|1999 NBA Draft||NBA||Drafted 7th overall by Washington.|
|7th September, 1999||NBA||Signed four year, $8,603,543 rookie scale contract with Washington. Included team option for 2002/03.|
|29th September, 2001||NBA||Washington exercised 2002/03 team option.|
|11th September, 2002||NBA||Traded by Washington, along with Hubert Davis and Bobby Simmons, to Detroit in exchange for Jerry Stackhouse, Ratko Varda and Brian Cardinal.|
|5th August, 2003||NBA||Re-signed by Detroit to a seven year, $62,562,500 contract. Included early termination option after 2008/09 season.|
|1st November, 2008||NBA||Signed a partially guaranteed three year, $37.5 million extension with Detroit. Concurrent to the extension, Hamilton declined his early termination option.|
|12th December, 2011||NBA||Waived by Detroit.|
|14th December, 2011||NBA||Signed a partially guaranteed three year, $15 million contract with Chicago.|
|10th July, 2013||NBA||Waived by Chicago.|
|1996 - 1999||Connecticut (NCAA)|
|June 1999 - September 2002||Washington Wizards (NBA)|
|September 2002 - December 2011||Detroit Pistons (NBA)|
|December 2011 - July 2013||Chicago Bulls (NBA)|
December 10, 2013
Richard Hamilton - Waived by the Bulls after two injury-ridden inconsistent seasons, Hamilton denounced retirement talk and vowed to continue playing, yet has yet to find a suitable NBA offer.
December 3, 2013
The Chicago Bulls, a large market team that chooses to operate in the belief that it is not, paid the luxury tax for the first time last season. They had positioned themselves to do so with moves made long before Derrick Rose tore his ACL, notably with the signing of Carlos Boozer, but also with the signing of Rip Hamilton. You don't sign Rip Hamilton to a deal paying $5 million annually when you are already up against the luxury tax threshold unless you are prepared to pay a bit of tax. And while Hamilton was never going to be the final piece, he was supposed to be one of the final pieces. Any team armed with an MVP surely has an obligation to make a title push, and the Bulls were doing so.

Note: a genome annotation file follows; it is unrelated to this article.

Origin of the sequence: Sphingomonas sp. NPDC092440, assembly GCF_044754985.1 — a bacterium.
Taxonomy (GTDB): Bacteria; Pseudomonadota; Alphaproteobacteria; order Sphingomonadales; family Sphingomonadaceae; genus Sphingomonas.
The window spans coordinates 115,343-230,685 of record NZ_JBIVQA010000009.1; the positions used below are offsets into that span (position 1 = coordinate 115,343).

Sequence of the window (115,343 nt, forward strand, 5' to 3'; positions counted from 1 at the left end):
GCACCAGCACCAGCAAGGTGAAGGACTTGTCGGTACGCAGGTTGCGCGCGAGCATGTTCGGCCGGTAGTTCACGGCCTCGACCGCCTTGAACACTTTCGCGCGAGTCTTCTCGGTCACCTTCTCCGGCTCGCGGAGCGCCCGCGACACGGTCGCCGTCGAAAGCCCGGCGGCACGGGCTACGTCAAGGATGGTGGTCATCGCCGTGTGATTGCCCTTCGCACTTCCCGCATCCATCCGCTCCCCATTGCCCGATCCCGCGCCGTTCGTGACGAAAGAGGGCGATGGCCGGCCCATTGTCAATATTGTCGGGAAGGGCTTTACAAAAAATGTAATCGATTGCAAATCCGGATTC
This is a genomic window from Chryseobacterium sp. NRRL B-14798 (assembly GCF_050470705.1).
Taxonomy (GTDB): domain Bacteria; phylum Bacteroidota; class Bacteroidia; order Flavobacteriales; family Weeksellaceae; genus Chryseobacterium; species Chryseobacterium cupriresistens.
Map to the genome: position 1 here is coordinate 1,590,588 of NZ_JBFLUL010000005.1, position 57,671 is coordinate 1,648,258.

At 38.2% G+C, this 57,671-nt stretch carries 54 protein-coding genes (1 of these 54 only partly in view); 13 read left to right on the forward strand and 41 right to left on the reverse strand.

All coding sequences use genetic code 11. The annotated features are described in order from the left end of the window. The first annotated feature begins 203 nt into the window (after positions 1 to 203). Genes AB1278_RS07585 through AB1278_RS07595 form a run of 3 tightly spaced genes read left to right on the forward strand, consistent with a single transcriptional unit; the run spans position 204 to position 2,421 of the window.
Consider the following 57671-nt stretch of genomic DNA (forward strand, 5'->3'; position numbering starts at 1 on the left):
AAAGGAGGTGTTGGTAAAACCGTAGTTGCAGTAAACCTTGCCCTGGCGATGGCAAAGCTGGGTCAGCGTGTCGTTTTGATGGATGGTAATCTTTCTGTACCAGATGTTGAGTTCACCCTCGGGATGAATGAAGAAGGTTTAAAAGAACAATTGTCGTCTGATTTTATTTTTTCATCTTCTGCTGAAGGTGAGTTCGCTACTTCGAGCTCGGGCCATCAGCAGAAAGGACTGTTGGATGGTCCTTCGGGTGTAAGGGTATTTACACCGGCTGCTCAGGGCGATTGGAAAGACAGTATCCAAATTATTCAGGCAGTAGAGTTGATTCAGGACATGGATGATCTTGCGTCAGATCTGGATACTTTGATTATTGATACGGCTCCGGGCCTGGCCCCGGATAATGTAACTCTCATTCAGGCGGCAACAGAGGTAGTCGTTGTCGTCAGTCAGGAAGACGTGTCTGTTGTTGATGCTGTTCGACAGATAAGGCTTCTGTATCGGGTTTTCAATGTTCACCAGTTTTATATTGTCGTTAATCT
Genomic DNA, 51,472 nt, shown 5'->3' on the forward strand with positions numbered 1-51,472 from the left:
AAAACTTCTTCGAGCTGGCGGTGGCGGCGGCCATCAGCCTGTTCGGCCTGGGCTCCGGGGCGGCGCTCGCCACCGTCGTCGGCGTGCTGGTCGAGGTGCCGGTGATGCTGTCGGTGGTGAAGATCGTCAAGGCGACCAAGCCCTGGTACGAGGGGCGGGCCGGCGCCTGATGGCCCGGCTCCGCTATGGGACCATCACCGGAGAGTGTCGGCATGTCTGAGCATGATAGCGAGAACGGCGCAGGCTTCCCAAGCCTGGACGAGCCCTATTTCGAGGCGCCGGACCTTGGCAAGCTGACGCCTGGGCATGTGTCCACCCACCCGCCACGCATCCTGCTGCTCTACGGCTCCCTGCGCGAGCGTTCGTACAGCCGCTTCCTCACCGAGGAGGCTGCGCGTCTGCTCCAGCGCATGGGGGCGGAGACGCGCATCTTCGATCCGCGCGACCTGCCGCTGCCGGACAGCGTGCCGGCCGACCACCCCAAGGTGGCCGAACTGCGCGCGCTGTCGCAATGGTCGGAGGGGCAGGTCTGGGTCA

Of course, as we now know, it did not work out. Rose got injured, Hamilton aged quickly, and the Bulls went back to the feisty underdog identity of the early Scott Skiles era in lieu of having the talent to be competitive. They fired their bullet at a time that would take advantage of the primes or near-primes of Boozer, Hamilton, Joakim Noah, Luol Deng and Taj Gibson, rather than waiting for Rose to hit his own. Yet now because of the unforeseen injuries, it was all for nought, and they have wasted their long-awaited bullet on nothing but two seasons of mere decency.
June 9, 2011
[T]he amnesty clause (that we're having to pretend will exist here, but which almost certainly will exist in some form) will further expand the range of available talents. A lot of decent players are going to become available, not because they can't play the game, but because they can't justify their contract. A lot of the candidates are obvious and inevitable, some perhaps less so. Here's a potential list:
- Detroit: Richard Hamilton, Ben Gordon, Jason Maxiell and Charlie Villanueva - Joe Dumas's plan for the new-look Pistons appeared to be piling as many duplicate players onto a roster as possible, and hopefully overpaying them in the process. Didn't work. Hamilton and Gordon have been busy killing each other's value, value further killed by the helpful guiding hand of recently fired John Kuester, who had absolutely no idea what to do with any of them. Maxiell is coming off an absolutely terrible season in which, seemingly awash with apathy, he decided to no longer attempt rebounding and sported a PER of 9.4. And Newhouse has taken the rebounding apathy even further, sporting a lower rebounding percentage than Landry Fields last season and wasting a decent start by slowly electing to do little else but take three pointers.17 The four are owed a combined $96,380,000 over the next three seasons, are barely tradeable, and are barely helping Detroit. Pick your poison.